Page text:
Chocolate Covered Lard

OK so I don’t usually post recipes but… I came across this ridiculous recipes for chocolate covered lard… on a Russian website no less!

And given how hard it is to find ways to get fat into your diet when you are low carbing, and given that it marries bacon and chocolate which I personally believe are a match made in heaven (and have been RIDICULED for it)… well you get the idea. Here goes.

Tools
Blender
Chopping Board
Mold for final product (you may need to be a bit creative here)
Bain marie (metal bowl over a pot of steaming water)

Ingredients
Salted lard (pork fat) 300 grams
Dark Chocolate 150 grams
Butter 40 grams
Crushed nuts 50 grams
Ginger powder 1/3 tsp
Allspice 1/2 tsp
Cardamom 1/4 tsp
Nutmeg 1 pinch
Ground red pepper to taste

Preparation
1. Grind fat in blender.
2. Place on chopping board and form into a square 5mm high.
3. Place board with lard in freezer for 1-2 hours until solid.
4. Melt the chocolate and butter over a bain marie .
5. Add in all the spices and mix well.
6. Remove frozen lard from freezer and cut into thin strips.
7. Place lard in molds and sprinkle with nuts.
8. Cover with chocolate.
9. Return to freezer for another 1 or until chocolate is solid.

Variation: add bacon bits and/or chili in place of the nuts.

Slow Food East

The slow food movement interests me but as far as I can tell from the website, in Singapore it involves hanging out with these five guys as they get drunk:

To join it costs S$120 which means that the average Singaporean probably can’t afford it.

Q: In the west, is Slow Food a past time exclusive to the well-off?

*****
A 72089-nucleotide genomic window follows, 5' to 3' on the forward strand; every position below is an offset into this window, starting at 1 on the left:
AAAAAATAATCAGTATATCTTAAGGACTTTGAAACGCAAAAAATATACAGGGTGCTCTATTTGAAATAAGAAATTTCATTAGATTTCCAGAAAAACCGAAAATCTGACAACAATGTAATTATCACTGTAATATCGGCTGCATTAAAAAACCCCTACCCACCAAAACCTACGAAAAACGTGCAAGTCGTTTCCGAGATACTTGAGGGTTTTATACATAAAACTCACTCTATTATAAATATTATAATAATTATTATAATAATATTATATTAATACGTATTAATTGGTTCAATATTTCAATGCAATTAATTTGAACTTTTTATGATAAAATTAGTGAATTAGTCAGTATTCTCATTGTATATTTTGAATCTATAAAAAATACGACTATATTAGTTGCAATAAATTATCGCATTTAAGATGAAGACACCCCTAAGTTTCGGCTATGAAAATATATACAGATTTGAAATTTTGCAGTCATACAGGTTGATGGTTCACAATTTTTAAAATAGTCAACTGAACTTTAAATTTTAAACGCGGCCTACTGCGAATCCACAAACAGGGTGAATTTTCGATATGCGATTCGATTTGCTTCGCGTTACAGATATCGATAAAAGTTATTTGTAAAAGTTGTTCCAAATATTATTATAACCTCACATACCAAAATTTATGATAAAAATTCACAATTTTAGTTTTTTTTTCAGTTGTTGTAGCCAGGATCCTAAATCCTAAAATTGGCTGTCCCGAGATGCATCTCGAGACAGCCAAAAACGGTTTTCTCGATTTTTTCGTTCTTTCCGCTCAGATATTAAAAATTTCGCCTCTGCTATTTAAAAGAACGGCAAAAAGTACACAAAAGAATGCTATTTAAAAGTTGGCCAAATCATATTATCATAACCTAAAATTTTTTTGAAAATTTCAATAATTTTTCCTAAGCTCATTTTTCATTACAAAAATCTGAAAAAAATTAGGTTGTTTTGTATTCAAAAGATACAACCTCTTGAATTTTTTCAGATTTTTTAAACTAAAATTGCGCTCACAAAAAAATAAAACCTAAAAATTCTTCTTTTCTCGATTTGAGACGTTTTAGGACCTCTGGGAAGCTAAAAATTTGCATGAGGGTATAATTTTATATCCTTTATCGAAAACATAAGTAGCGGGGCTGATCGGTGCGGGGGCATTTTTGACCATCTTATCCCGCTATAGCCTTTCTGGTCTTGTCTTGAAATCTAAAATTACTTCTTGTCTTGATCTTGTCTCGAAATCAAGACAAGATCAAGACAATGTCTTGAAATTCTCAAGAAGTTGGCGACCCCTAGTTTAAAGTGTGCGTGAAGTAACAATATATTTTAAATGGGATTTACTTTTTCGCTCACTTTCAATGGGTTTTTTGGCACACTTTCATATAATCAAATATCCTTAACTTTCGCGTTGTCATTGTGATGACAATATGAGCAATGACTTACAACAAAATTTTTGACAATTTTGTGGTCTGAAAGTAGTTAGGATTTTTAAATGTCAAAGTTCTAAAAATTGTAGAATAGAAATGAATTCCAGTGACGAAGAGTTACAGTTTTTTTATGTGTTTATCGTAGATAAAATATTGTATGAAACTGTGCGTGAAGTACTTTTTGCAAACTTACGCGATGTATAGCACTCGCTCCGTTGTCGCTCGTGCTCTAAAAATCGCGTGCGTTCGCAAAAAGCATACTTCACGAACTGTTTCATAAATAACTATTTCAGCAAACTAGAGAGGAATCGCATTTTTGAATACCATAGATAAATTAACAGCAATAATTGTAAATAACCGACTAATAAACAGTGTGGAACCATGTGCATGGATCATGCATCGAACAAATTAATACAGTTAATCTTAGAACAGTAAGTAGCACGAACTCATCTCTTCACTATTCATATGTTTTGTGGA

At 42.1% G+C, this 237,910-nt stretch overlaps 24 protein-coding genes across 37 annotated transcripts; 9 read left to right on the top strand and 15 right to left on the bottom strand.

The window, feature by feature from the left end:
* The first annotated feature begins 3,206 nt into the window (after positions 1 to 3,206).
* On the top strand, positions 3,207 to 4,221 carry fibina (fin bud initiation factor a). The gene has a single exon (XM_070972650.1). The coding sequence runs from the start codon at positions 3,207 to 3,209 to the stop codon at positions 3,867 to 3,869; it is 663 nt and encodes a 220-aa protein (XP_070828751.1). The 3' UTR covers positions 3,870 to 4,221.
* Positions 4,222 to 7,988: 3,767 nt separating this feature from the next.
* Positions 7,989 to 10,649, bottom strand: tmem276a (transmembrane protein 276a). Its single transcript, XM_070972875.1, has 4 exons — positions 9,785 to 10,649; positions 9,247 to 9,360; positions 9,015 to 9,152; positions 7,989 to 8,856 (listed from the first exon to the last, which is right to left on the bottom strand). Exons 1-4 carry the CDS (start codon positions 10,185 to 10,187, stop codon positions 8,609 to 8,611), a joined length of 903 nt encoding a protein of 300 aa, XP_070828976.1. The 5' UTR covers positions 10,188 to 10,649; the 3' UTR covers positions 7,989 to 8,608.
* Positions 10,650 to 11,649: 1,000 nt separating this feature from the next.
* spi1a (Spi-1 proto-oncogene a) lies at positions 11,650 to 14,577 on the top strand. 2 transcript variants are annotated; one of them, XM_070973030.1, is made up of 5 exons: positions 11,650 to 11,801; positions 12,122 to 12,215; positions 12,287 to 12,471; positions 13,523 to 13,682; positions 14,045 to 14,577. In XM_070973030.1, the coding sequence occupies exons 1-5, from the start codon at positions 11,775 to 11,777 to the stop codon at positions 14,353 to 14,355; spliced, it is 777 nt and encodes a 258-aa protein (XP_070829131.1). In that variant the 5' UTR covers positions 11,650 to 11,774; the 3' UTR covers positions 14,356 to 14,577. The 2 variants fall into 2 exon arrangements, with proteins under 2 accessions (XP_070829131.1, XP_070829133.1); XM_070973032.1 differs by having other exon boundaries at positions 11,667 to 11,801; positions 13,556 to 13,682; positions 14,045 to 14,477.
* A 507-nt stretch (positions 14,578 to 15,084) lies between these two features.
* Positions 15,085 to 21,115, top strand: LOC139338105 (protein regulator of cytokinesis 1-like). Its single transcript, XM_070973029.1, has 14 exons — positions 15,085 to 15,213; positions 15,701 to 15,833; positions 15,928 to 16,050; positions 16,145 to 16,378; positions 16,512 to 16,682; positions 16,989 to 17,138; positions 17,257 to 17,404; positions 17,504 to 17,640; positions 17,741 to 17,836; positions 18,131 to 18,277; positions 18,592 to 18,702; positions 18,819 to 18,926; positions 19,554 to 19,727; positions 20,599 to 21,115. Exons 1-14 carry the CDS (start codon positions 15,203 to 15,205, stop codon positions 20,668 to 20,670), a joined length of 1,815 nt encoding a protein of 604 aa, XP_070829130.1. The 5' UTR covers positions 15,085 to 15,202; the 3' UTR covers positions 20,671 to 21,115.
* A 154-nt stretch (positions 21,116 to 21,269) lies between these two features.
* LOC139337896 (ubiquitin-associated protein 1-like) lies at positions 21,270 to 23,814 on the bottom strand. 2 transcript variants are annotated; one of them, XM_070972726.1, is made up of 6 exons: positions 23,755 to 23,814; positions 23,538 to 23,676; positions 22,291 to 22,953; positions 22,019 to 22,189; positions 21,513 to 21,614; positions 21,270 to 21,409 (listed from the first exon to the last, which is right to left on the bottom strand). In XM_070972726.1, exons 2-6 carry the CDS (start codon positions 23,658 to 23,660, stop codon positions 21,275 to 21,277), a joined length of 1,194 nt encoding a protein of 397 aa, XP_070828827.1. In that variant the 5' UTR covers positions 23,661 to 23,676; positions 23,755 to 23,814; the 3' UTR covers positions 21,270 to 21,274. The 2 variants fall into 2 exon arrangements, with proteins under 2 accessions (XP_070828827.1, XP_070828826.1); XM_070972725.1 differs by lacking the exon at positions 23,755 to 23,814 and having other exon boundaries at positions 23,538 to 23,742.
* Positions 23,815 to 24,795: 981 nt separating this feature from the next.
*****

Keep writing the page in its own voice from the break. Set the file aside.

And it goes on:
I always had the impression it was spearheaded by the back to nature granola bunch. But given the menus I see discussed in the Singapore blog, this is clearly a high-end foodie past-time.

Not that the price for the events is outrageous given what you get.

Look at this gorgeous menu put together for S$130:

  • Gazpacho
  • Sautéed of wild mushrooms, Arrugula, dried tomatoes and candy of black truffle
  • Clear and fragrant consommé with celery and baby carrots, served with a toast of duck liver and Parma Ham
  • Pan fried with fresh thyme and garlic, Mediterranean couscous, confit of sweet pepper and shellfish emulsion
  • Confit of beef cheek, Potato gratin, shallots, sautéed of lard and mustard
  • Age Tomme de Savoie, and dried fruits condiment
  • Jivara Chocolate delight with pralines, sesame tuile and passion fruits jelly
  • Chocolate Swiss liqueur

Impressive. The cost is worth it if only for the wine paired with the food.

Nevertheless, I know very few people (outside my i-bank colleagues) who would spend $130 for an evening at, say, Redhouse Seafood. I think last time I was there, four of us dined for a total of $130 though we did skip the sharks fin… oh and the wine with every course.

And given my low-carb religion, there’s clearly not much value in me joining a food club in which I will be skipping every offering of rice, noodles, potato and flour in its many incarnations.

Something tells me that it is not in the spirit of decelerated gastronomy if I were to turn my nose up at the Seafood Fried Rice and Deep Fried Bun, not to mention the inevitable Shark’s Fin rant I would embark upon once I found endangered species in my soup.